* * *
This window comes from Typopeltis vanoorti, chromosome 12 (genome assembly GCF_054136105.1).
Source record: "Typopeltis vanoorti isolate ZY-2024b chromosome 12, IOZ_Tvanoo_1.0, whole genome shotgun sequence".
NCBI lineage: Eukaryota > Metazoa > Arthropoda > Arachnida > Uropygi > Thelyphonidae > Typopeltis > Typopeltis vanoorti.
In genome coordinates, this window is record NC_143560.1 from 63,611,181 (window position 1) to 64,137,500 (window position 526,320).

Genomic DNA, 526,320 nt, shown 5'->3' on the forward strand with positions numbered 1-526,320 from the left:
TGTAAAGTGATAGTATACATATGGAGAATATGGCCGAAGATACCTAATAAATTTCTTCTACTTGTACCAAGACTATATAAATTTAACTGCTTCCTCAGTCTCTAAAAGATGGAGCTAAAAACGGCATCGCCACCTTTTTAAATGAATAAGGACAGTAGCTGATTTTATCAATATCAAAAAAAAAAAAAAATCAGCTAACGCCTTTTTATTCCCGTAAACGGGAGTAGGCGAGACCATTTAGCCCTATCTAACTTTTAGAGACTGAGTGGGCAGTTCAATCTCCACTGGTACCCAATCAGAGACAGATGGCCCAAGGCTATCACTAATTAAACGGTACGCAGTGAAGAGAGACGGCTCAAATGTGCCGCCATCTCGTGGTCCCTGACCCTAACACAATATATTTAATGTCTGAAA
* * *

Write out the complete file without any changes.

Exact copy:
This window comes from Typopeltis vanoorti, chromosome 12 (genome assembly GCF_054136105.1).
Source record: "Typopeltis vanoorti isolate ZY-2024b chromosome 12, IOZ_Tvanoo_1.0, whole genome shotgun sequence".
NCBI lineage: Eukaryota > Metazoa > Arthropoda > Arachnida > Uropygi > Thelyphonidae > Typopeltis > Typopeltis vanoorti.
In genome coordinates, this window is record NC_143560.1 from 63,611,181 (window position 1) to 64,137,500 (window position 526,320).

Genomic DNA, 526,320 nt, shown 5'->3' on the forward strand with positions numbered 1-526,320 from the left:
TGTAAAGTGATAGTATACATATGGAGAATATGGCCGAAGATACCTAATAAATTTCTTCTACTTGTACCAAGACTATATAAATTTAACTGCTTCCTCAGTCTCTAAAAGATGGAGCTAAAAACGGCATCGCCACCTTTTTAAATGAATAAGGACAGTAGCTGATTTTATCAATATCAAAAAAAAAAAAAAATCAGCTAACGCCTTTTTATTCCCGTAAACGGGAGTAGGCGAGACCATTTAGCCCTATCTAACTTTTAGAGACTGAGTGGGCAGTTCAATCTCCACTGGTACCCAATCAGAGACAGATGGCCCAAGGCTATCACTAATTAAACGGTACGCAGTGAAGAGAGACGGCTCAAATGTGCCGCCATCTCGTGGTCCCTGACCCTAACACAATATATTTAATGTCTGAAA